Robert Panara, 94, a scholar in the field of deaf studies, a writer and poet, and a professor at institutions including Gallaudet University in Washington and the National Technical Institute for the Deaf (NTID) in Rochester, N.Y., died Sunday at a nursing home in Rochester. He had heart ailments, said his son, John.
Growing up in Depression-era New York, Mr. Panara, who lost his hearing before he turned 10 – a casualty of spinal meningitis – received few of the services or accommodations available today for deaf or hard of hearing students. He was educated in mainstream public school classrooms.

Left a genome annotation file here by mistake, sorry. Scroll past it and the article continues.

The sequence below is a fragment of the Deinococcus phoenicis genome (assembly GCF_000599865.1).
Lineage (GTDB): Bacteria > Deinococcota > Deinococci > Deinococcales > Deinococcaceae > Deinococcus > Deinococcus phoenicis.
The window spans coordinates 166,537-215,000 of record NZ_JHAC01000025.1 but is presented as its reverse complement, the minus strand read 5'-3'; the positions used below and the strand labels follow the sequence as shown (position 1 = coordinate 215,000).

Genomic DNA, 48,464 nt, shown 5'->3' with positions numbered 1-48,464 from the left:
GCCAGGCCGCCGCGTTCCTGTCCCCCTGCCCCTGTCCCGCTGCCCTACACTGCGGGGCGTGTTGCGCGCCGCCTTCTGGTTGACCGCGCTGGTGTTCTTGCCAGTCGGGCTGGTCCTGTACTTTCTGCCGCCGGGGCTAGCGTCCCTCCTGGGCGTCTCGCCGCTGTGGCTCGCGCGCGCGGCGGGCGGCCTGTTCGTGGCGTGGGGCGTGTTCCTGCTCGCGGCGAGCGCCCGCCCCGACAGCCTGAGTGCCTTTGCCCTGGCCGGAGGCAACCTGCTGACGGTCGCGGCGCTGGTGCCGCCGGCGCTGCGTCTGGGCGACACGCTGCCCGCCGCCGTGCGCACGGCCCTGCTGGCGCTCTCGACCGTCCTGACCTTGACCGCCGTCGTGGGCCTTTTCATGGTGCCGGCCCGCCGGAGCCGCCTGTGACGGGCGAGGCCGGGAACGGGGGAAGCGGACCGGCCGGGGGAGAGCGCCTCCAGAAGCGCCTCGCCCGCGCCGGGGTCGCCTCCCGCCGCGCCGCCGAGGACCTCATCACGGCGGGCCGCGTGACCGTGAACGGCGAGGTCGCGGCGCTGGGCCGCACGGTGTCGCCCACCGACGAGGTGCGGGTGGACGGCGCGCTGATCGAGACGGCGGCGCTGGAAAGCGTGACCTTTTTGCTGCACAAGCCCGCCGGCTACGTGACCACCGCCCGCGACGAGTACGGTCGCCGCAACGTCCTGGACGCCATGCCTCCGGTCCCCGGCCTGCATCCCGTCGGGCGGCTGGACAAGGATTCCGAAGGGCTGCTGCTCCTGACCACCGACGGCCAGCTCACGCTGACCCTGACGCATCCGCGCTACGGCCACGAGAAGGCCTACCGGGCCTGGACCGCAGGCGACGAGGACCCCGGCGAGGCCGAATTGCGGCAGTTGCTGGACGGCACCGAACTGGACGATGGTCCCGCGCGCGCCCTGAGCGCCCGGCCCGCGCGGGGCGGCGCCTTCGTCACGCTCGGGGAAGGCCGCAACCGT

He attended Gallaudet, focusing on literature, and taught there for nearly two decades before becoming the first deaf professor at NTID. Beginning in the 1970s, he wrote articles and books that helped establish deaf studies as a formal line of academic inquiry.
Washington Post Article
By Emily Langer
“Robert Panara, writer, poet, professor and pioneer of deaf studies, dies at 94”
Robert Panara could not hear the noise in Yankee Stadium the day in 1931 when Babe Ruth emerged from the dugout, strode toward him and extended his hand. Mr. Panara, then 10 years old, was deaf. He had lost his hearing several months earlier . . .
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